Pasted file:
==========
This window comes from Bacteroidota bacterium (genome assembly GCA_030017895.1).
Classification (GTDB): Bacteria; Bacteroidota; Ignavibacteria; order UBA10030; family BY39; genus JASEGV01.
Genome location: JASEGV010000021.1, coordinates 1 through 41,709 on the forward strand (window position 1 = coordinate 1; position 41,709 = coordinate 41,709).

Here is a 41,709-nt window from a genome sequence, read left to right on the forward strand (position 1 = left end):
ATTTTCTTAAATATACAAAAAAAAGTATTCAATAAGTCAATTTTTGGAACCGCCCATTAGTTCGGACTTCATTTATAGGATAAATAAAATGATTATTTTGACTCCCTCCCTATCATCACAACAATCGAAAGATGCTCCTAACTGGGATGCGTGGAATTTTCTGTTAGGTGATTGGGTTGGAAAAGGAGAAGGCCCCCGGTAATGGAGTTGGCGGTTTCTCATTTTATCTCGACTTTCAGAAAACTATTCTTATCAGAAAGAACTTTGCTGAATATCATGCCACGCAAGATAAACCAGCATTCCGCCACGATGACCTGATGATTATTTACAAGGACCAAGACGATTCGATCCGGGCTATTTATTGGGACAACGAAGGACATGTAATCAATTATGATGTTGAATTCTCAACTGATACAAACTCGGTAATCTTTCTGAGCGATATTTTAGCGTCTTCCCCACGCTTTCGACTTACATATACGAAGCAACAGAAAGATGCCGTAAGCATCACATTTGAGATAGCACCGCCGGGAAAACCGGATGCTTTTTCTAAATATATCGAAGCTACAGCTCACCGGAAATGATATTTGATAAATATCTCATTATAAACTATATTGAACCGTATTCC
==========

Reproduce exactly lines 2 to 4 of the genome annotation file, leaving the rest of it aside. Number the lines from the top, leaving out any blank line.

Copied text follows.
Classification (GTDB): Bacteria; Bacteroidota; Ignavibacteria; order UBA10030; family BY39; genus JASEGV01.
Genome location: JASEGV010000021.1, coordinates 1 through 41,709 on the forward strand (window position 1 = coordinate 1; position 41,709 = coordinate 41,709).

Here is a 41,709-nt window from a genome sequence, read left to right on the forward strand (position 1 = left end):